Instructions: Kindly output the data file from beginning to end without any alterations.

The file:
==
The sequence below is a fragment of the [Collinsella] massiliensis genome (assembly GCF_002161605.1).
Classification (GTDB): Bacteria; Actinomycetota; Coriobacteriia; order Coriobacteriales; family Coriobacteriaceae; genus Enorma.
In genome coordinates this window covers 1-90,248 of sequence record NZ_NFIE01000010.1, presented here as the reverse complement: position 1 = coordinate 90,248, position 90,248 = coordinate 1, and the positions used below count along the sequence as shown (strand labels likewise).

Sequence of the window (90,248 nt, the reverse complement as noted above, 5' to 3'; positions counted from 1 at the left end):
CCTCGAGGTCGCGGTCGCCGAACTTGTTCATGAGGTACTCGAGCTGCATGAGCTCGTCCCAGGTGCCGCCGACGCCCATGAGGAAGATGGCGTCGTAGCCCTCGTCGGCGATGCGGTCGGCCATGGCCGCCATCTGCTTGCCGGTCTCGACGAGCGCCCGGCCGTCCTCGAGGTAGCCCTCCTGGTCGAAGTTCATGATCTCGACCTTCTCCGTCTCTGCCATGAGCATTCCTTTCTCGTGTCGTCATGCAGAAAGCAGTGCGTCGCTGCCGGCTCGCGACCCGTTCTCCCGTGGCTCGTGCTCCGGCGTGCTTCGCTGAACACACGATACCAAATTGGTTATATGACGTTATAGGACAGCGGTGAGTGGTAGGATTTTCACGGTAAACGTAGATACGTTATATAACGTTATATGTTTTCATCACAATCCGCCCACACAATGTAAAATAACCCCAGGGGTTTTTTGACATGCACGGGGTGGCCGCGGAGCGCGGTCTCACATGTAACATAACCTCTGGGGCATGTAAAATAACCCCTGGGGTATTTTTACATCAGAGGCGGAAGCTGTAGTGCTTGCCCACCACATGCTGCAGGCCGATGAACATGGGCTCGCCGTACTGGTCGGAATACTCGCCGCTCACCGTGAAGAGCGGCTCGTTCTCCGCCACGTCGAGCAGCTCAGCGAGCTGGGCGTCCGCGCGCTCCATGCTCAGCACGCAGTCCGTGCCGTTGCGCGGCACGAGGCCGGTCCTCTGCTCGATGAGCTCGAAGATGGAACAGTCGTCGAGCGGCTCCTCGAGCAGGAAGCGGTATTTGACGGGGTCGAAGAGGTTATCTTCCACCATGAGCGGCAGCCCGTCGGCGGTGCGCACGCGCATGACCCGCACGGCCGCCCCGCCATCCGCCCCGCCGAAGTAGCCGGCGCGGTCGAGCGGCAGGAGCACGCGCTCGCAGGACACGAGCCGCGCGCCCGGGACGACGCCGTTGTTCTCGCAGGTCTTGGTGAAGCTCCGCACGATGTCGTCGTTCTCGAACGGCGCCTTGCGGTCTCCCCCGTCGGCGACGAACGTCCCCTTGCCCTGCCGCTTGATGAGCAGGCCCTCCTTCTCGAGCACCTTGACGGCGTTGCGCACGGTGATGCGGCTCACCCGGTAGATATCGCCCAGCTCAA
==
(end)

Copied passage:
The sequence below is a fragment of the [Collinsella] massiliensis genome (assembly GCF_002161605.1).
Classification (GTDB): Bacteria; Actinomycetota; Coriobacteriia; order Coriobacteriales; family Coriobacteriaceae; genus Enorma.
In genome coordinates this window covers 1-90,248 of sequence record NZ_NFIE01000010.1, presented here as the reverse complement: position 1 = coordinate 90,248, position 90,248 = coordinate 1, and the positions used below count along the sequence as shown (strand labels likewise).

Sequence of the window (90,248 nt, the reverse complement as noted above, 5' to 3'; positions counted from 1 at the left end):
CCTCGAGGTCGCGGTCGCCGAACTTGTTCATGAGGTACTCGAGCTGCATGAGCTCGTCCCAGGTGCCGCCGACGCCCATGAGGAAGATGGCGTCGTAGCCCTCGTCGGCGATGCGGTCGGCCATGGCCGCCATCTGCTTGCCGGTCTCGACGAGCGCCCGGCCGTCCTCGAGGTAGCCCTCCTGGTCGAAGTTCATGATCTCGACCTTCTCCGTCTCTGCCATGAGCATTCCTTTCTCGTGTCGTCATGCAGAAAGCAGTGCGTCGCTGCCGGCTCGCGACCCGTTCTCCCGTGGCTCGTGCTCCGGCGTGCTTCGCTGAACACACGATACCAAATTGGTTATATGACGTTATAGGACAGCGGTGAGTGGTAGGATTTTCACGGTAAACGTAGATACGTTATATAACGTTATATGTTTTCATCACAATCCGCCCACACAATGTAAAATAACCCCAGGGGTTTTTTGACATGCACGGGGTGGCCGCGGAGCGCGGTCTCACATGTAACATAACCTCTGGGGCATGTAAAATAACCCCTGGGGTATTTTTACATCAGAGGCGGAAGCTGTAGTGCTTGCCCACCACATGCTGCAGGCCGATGAACATGGGCTCGCCGTACTGGTCGGAATACTCGCCGCTCACCGTGAAGAGCGGCTCGTTCTCCGCCACGTCGAGCAGCTCAGCGAGCTGGGCGTCCGCGCGCTCCATGCTCAGCACGCAGTCCGTGCCGTTGCGCGGCACGAGGCCGGTCCTCTGCTCGATGAGCTCGAAGATGGAACAGTCGTCGAGCGGCTCCTCGAGCAGGAAGCGGTATTTGACGGGGTCGAAGAGGTTATCTTCCACCATGAGCGGCAGCCCGTCGGCGGTGCGCACGCGCATGACCCGCACGGCCGCCCCGCCATCCGCCCCGCCGAAGTAGCCGGCGCGGTCGAGCGGCAGGAGCACGCGCTCGCAGGACACGAGCCGCGCGCCCGGGACGACGCCGTTGTTCTCGCAGGTCTTGGTGAAGCTCCGCACGATGTCGTCGTTCTCGAACGGCGCCTTGCGGTCTCCCCCGTCGGCGACGAACGTCCCCTTGCCCTGCCGCTTGATGAGCAGGCCCTCCTTCTCGAGCACCTTGACGGCGTTGCGCACGGTGATGCGGCTCACCCGGTAGATATCGCCCAGCTCAA